Scotland, PA Review

Feb 08, 2002 | 2:05pm EST

In the early '70s scheming husband-and-wife lowlifes Mac and Pat McBeth work menial jobs at Duncan's Restaurant a popular greasy spoon in tiny Scotland Penn. Their boss Norm Duncan shares with them his idea to upgrade his eatery into a new-fangled operation that will allow patrons to drive up in their cars and order food. In a flash of rare inspiration the chronically stupid Mac suggests the even more efficient method of eliminating personnel by allowing customers to place orders themselves via intercom. Norm loves the idea but only rewards Mac with a nominal promotion to assistant manager. Furious Mac and Pat plot Norm's death and the takeover of Duncan's. The diabolical duo murder Norm by adding his head to the fries in a vat of boiling oil. With Norm's irresponsible sons immersed in other pastimes Mac and Pat successfully take control of the restaurant and turn it into a smashing fast food success. But complications ensue when Lt. Ernie McDuff investigates and restaurant employee Banco also Mac's good buddy becomes suspicious and turns against his friend. Although Mac and Pat thanks to their fast food success have traded their trailer park-like existence for a more upscale neighborhood justice lies just around the corner and threatens to tear it all away.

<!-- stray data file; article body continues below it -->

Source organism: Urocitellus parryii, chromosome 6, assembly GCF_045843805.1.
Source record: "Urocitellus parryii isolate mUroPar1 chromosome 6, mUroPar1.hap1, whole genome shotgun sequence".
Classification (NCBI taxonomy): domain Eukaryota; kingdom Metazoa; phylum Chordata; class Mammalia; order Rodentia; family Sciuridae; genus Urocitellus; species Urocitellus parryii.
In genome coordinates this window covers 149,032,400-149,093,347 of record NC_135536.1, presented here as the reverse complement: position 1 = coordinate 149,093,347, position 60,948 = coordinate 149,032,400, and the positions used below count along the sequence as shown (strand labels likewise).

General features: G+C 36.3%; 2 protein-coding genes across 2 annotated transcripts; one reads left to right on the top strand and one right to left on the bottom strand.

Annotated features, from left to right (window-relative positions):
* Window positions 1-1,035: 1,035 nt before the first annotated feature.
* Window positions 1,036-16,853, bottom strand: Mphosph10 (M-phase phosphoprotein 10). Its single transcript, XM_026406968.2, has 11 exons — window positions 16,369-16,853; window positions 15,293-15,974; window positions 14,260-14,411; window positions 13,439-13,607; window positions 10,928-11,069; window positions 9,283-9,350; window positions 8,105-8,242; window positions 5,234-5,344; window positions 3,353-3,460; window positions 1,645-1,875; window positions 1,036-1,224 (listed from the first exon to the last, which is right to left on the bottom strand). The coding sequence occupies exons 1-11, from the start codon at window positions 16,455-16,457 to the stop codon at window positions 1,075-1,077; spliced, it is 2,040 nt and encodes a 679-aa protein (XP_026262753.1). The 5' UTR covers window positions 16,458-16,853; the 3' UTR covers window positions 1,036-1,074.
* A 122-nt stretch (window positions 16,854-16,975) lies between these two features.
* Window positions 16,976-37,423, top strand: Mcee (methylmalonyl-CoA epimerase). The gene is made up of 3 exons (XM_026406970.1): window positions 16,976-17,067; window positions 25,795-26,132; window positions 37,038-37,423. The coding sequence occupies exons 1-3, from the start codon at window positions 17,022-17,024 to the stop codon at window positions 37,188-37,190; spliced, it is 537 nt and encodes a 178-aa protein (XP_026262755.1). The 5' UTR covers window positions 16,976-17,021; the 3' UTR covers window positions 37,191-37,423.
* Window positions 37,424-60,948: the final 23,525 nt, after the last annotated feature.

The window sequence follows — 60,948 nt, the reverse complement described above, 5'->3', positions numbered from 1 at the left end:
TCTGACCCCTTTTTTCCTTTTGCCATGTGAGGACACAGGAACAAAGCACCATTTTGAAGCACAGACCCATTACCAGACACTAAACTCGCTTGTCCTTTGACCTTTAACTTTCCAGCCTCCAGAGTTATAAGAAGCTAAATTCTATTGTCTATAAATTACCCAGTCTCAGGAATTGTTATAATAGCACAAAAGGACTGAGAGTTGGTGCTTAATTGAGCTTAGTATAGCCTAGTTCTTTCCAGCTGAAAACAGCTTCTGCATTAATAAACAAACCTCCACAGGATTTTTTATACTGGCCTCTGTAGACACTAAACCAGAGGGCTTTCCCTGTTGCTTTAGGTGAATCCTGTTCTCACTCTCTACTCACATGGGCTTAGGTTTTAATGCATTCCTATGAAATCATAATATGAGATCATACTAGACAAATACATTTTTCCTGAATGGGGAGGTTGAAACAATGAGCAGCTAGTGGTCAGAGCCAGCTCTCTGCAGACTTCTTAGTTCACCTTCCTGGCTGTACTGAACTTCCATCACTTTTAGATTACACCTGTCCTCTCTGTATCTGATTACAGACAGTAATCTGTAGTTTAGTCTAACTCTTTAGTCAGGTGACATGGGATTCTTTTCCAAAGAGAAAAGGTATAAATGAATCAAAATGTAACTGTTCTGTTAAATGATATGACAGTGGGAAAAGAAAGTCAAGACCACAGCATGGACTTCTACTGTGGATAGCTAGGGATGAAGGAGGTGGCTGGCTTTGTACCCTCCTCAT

James LeGros and Maura Tierney (writer/director Billy Morrissette's real-life wife) are highly amusing as the wicked McBeths with LeGros handling hunky stupidity in an appealingly manly manner and Tierney oozing equal amounts of evil and lust. Christopher Walken as the gumshoe who hopes to crack the case is both '70s-style cool and utterly tacky. Kevin Corrigan registers as a dim-witted cipher who unexpectedly evolves into a dangerous nuisance and James Rebhorn is appropriately clueless as the hapless restaurateur.

Actor Billy Morrissette who makes his feature directorial debut here and also delivered the screenplay displays an assured knack for humor and a clear ability to entertain. His script is packed with shameless Shakespearean puns but the dialogue convinces in spite of the silliness. Morrissette also manages to reign in his over-the-top characters and situations so that they embody their own truths. Throughout Morrisette gives us delicious eye-candy with his attention to style as he his cinematographer and production designer deliver a hilarious send-up of the tacky '70s and the fast-food revolution. There are the clothes (wide collars were never wider) the kitschy decor (Naugahyde madness) the pop culture addictions (Yahtzee) and of course the rock 'n' roll. Until the last quarter of the film when momentum begins to sag Morrissette maintains a controlled canny grip on the droll goings-on.

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